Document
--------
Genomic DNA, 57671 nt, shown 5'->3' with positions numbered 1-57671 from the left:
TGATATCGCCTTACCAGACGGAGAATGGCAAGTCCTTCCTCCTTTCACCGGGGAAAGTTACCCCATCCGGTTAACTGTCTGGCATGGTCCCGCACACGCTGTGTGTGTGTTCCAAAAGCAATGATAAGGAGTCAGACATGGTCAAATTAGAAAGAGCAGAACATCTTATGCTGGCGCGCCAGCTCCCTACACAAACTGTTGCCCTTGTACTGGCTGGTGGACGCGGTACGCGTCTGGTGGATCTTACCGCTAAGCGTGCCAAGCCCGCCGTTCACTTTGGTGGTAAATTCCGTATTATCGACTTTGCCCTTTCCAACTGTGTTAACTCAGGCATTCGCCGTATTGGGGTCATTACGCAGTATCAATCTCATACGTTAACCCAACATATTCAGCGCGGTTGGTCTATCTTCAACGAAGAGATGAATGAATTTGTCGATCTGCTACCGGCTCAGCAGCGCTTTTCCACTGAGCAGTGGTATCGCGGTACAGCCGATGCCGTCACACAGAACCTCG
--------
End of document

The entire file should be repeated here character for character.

Genomic DNA, 57671 nt, shown 5'->3' with positions numbered 1-57671 from the left:
TGATATCGCCTTACCAGACGGAGAATGGCAAGTCCTTCCTCCTTTCACCGGGGAAAGTTACCCCATCCGGTTAACTGTCTGGCATGGTCCCGCACACGCTGTGTGTGTGTTCCAAAAGCAATGATAAGGAGTCAGACATGGTCAAATTAGAAAGAGCAGAACATCTTATGCTGGCGCGCCAGCTCCCTACACAAACTGTTGCCCTTGTACTGGCTGGTGGACGCGGTACGCGTCTGGTGGATCTTACCGCTAAGCGTGCCAAGCCCGCCGTTCACTTTGGTGGTAAATTCCGTATTATCGACTTTGCCCTTTCCAACTGTGTTAACTCAGGCATTCGCCGTATTGGGGTCATTACGCAGTATCAATCTCATACGTTAACCCAACATATTCAGCGCGGTTGGTCTATCTTCAACGAAGAGATGAATGAATTTGTCGATCTGCTACCGGCTCAGCAGCGCTTTTCCACTGAGCAGTGGTATCGCGGTACAGCCGATGCCGTCACACAGAACCTCG